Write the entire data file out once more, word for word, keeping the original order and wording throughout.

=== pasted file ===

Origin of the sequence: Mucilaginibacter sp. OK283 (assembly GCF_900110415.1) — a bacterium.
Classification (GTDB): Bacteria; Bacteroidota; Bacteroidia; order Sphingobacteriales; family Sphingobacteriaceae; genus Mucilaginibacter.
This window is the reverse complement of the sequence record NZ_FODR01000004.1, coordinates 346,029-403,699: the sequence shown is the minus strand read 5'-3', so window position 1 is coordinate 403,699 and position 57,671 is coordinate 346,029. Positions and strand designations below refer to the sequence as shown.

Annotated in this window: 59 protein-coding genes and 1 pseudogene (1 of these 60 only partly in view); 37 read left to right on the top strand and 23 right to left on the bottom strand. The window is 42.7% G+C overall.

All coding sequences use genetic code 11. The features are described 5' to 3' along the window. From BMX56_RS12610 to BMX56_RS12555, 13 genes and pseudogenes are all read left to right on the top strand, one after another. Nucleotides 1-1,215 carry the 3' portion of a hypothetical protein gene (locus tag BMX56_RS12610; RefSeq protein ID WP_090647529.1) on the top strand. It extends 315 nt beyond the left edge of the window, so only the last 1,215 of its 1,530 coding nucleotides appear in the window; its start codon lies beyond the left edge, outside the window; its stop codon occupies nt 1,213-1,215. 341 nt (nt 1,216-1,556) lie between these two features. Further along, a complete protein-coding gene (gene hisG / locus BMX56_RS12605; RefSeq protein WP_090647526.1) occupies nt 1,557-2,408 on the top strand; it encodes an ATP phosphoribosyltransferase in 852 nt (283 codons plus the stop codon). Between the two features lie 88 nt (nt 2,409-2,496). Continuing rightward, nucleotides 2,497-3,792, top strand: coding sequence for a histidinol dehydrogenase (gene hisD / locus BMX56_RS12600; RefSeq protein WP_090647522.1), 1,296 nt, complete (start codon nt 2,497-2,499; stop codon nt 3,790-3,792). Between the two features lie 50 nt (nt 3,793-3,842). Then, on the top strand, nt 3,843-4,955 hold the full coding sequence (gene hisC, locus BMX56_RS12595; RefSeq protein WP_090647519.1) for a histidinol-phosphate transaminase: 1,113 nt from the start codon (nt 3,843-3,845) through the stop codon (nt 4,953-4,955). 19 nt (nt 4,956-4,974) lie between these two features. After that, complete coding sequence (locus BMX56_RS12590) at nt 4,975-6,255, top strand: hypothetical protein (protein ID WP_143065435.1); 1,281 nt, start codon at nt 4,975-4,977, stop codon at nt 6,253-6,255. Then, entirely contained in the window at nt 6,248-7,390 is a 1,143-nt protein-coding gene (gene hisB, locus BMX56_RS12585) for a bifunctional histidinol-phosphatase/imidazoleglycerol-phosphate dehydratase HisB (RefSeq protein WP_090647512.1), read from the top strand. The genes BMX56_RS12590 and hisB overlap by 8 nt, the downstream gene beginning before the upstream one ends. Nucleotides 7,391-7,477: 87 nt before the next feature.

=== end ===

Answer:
Origin of the sequence: Mucilaginibacter sp. OK283 (assembly GCF_900110415.1) — a bacterium.
Classification (GTDB): Bacteria; Bacteroidota; Bacteroidia; order Sphingobacteriales; family Sphingobacteriaceae; genus Mucilaginibacter.
This window is the reverse complement of the sequence record NZ_FODR01000004.1, coordinates 346,029-403,699: the sequence shown is the minus strand read 5'-3', so window position 1 is coordinate 403,699 and position 57,671 is coordinate 346,029. Positions and strand designations below refer to the sequence as shown.

Annotated in this window: 59 protein-coding genes and 1 pseudogene (1 of these 60 only partly in view); 37 read left to right on the top strand and 23 right to left on the bottom strand. The window is 42.7% G+C overall.

All coding sequences use genetic code 11. The features are described 5' to 3' along the window. From BMX56_RS12610 to BMX56_RS12555, 13 genes and pseudogenes are all read left to right on the top strand, one after another. Nucleotides 1-1,215 carry the 3' portion of a hypothetical protein gene (locus tag BMX56_RS12610; RefSeq protein ID WP_090647529.1) on the top strand. It extends 315 nt beyond the left edge of the window, so only the last 1,215 of its 1,530 coding nucleotides appear in the window; its start codon lies beyond the left edge, outside the window; its stop codon occupies nt 1,213-1,215. 341 nt (nt 1,216-1,556) lie between these two features. Further along, a complete protein-coding gene (gene hisG / locus BMX56_RS12605; RefSeq protein WP_090647526.1) occupies nt 1,557-2,408 on the top strand; it encodes an ATP phosphoribosyltransferase in 852 nt (283 codons plus the stop codon). Between the two features lie 88 nt (nt 2,409-2,496). Continuing rightward, nucleotides 2,497-3,792, top strand: coding sequence for a histidinol dehydrogenase (gene hisD / locus BMX56_RS12600; RefSeq protein WP_090647522.1), 1,296 nt, complete (start codon nt 2,497-2,499; stop codon nt 3,790-3,792). Between the two features lie 50 nt (nt 3,793-3,842). Then, on the top strand, nt 3,843-4,955 hold the full coding sequence (gene hisC, locus BMX56_RS12595; RefSeq protein WP_090647519.1) for a histidinol-phosphate transaminase: 1,113 nt from the start codon (nt 3,843-3,845) through the stop codon (nt 4,953-4,955). 19 nt (nt 4,956-4,974) lie between these two features. After that, complete coding sequence (locus BMX56_RS12590) at nt 4,975-6,255, top strand: hypothetical protein (protein ID WP_143065435.1); 1,281 nt, start codon at nt 4,975-4,977, stop codon at nt 6,253-6,255. Then, entirely contained in the window at nt 6,248-7,390 is a 1,143-nt protein-coding gene (gene hisB, locus BMX56_RS12585) for a bifunctional histidinol-phosphatase/imidazoleglycerol-phosphate dehydratase HisB (RefSeq protein WP_090647512.1), read from the top strand. The genes BMX56_RS12590 and hisB overlap by 8 nt, the downstream gene beginning before the upstream one ends. Nucleotides 7,391-7,477: 87 nt before the next feature.